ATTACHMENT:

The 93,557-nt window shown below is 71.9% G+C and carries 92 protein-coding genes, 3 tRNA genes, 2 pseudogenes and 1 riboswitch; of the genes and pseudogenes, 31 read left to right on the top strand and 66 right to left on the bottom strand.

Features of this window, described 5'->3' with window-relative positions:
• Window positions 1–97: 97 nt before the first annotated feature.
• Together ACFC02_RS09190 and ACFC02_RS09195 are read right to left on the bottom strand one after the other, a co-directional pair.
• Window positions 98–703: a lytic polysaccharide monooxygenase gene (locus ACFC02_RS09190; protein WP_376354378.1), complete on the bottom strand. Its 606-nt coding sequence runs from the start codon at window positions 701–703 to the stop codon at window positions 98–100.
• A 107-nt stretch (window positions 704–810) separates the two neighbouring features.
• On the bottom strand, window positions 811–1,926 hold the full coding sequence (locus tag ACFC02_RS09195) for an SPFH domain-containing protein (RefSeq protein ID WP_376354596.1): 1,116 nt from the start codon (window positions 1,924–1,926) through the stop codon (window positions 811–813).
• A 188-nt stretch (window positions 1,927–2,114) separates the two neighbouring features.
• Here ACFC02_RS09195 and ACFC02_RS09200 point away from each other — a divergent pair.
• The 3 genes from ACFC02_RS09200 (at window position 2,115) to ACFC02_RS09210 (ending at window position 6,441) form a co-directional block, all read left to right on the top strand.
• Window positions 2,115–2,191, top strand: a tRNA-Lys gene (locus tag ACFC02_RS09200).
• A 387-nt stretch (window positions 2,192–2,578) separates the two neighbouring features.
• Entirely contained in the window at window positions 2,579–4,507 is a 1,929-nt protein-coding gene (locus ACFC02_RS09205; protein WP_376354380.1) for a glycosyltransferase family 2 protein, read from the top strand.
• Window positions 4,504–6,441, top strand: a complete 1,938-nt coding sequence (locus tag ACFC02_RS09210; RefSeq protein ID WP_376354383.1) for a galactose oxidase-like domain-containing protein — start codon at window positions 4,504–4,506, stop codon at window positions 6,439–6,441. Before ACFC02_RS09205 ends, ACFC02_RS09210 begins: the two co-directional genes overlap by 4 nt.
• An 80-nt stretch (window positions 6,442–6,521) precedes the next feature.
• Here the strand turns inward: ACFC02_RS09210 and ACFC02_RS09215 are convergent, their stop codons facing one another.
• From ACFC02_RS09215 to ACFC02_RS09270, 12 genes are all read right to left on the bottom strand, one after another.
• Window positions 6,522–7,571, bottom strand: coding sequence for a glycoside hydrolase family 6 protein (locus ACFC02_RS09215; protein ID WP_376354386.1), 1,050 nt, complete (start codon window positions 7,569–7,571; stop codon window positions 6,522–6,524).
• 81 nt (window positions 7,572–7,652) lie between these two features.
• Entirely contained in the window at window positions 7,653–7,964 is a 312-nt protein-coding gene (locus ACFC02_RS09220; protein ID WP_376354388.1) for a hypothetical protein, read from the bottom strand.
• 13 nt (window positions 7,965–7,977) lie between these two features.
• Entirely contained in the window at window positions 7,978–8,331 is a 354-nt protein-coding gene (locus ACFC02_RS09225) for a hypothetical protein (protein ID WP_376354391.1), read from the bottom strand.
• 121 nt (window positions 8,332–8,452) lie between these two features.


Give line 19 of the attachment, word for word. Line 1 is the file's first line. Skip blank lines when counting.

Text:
• 81 nt (window positions 7,572–7,652) lie between these two features.